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Monday, February 17, 2020  Spokane, Washington  Est. May 19, 1883
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EWU spring football: Staff stresses physical line play

Eastern Washington RB Ashanti Kindle side-steps DB John Kreifels during the Red-White spring game last Saturday. (Dan Pelle / The Spokesman-Review)
Eastern Washington RB Ashanti Kindle side-steps DB John Kreifels during the Red-White spring game last Saturday. (Dan Pelle / The Spokesman-Review)

While Eastern Washington fans focused on the quarterbacks, the Eagles’ coaches devoted much of their energies this spring where it matters most: in the trenches.

That’s doubly true this year at Eastern, where an offensive line must be rebuilt and a defensive front re-energized.

As spring practices wound down last week, Eastern seemed well on the way to accomplishing both – for now, anyway.

“It’s always a work in progress,” said Aaron Best, the Eastern offensive line coach who is tasked with replacing his top seven performers.

“The talent is there, but talent doesn’t win ballgames. We need to be in situations that are loud and hostile,” Best said.

Come September, Best will get his wish. The Eagles open the season at Washington State and North Dakota State – big tests for the line and the whole offense.

Defensively, the Eagles showed more aggression – the byproduct of added offseason muscle.

Speaking of spring practice in general and the Red-White Spring Game in particular, second-year defensive coordinator Jeff Schmedding said, “I thought there were some really good things from a physical standpoint – I thought we took some big steps in our physicality.”

Here’s a position-by-position look at how the Eagles shape up after spring practices:

Quarterback: Baldwin has said all spring that he’s confident in all three of his top quarterbacks, including senior Jordan West and sophomores Reilly Hennessey and Gage Gubrud. All have good arms, but Gubrud separated himself with his mobility. He’s not Vernon Adams Jr., but Gubrud’s elusiveness is an ingredient the Eagles lacked last year.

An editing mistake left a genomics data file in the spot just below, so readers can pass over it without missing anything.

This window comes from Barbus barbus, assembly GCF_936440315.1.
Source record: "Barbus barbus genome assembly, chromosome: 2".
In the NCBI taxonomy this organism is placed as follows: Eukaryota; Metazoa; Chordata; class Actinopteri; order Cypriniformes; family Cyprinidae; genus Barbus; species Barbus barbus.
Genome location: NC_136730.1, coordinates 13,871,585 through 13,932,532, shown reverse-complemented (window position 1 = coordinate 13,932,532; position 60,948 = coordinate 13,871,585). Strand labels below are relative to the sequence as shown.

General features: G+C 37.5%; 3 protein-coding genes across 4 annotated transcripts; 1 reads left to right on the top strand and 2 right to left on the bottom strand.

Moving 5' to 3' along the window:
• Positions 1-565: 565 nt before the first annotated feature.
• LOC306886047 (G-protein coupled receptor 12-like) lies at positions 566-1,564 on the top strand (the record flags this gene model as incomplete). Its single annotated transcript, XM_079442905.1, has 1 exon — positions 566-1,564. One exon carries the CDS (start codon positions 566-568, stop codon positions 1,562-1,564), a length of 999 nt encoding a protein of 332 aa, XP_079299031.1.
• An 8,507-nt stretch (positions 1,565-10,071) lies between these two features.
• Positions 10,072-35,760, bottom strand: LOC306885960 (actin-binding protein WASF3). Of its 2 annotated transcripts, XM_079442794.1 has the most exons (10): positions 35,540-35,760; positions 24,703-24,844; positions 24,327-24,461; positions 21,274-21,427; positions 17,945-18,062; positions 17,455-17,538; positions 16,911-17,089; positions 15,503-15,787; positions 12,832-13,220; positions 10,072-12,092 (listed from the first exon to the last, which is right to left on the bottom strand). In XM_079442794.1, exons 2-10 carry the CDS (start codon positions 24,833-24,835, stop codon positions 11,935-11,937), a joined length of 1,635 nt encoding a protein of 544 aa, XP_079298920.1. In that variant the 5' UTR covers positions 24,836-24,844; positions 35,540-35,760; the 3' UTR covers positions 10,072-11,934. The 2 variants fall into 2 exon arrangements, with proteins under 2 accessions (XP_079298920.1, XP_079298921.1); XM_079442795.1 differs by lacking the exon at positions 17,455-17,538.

Running backs: The Eagles return just three players, including senior Jabari Wilson (661 yards last year), and underclassmen Sam McPherson and Ashanti Kindle. That isn’t enough. Said Baldwin last week: “I’d be surprised if one or two (true freshmen) didn’t play this fall.” The Eagles need depth in the backfield, but also some speed. That in turn will help spread the field – a missing ingredient in the ground game last year.

Wide receivers: Is there a better group in the Football Championship Subdivision? Probably not. Led by three-time All-American Cooper Kupp (1,642 yards and 19 touchdowns on 114 receptions last year) and Kendrick Bourne (73 catches, 998 yards, eight TDs), the Eagles are as talented as it gets. They’re deep too, with returnees Shaq Hill, Nic Sblendorio, Simba Webster, Terence Grady, Stu Stiles and several others who shined this spring. Expect the Eagles to go to their strength and pass the ball while keeping opposing defenses off-balance with Gubrud’s threat to run.

Offensive line: Not surprisingly for a group so young, most of the positions are up for grabs. Baldwin said he noticed solid development from the 10 players in spring camp. “They’re very good players, but like any talented group, it takes playing together as a unit,” Baldwin said.

Defensive line: This year’s group will have a good balance of youth and experience, with tackle Matthew Sommer and Samson Ebukan providing leadership. Younger players showed notable gains during winter conditioning, which along with some more aggressive schemes this fall should keep the Eagles from falling behind the chains like last year.

Linebackers: Led by senior Miquiyah Zamora and sophomore Alek Kacmarcik, the ’backers look solid. There’s plenty of depth; Ketner Kupp and Kurt Calhoun look to be the top backups.

Defensive backs: Thanks to its talent, depth and greater understanding of the 4-2-5 scheme, this unit could be the most improved on the team. Corners Nzuzi Webster, Victor Gamboa and Josh Lewis figure to lead a group that seems to be improving in maturity – as in when to take chances in coverage and when to play it safer. Roverback Cole Karstetter looks comfortable in that role. The safeties, led by Zach Bruce and Mitch Fettig, are solid and experienced.

Special teams: A three-way race for kicker won’t be decided until fall, but Brandyn Bangsund, Jordan Dascalo and Roldan Alcobendas all have college experience. Most of the other positions look solid: Dascalo at punter, Curtis Billen at long snapper and Kupp at punt return. Several candidates will get a shot at returning kickoffs.

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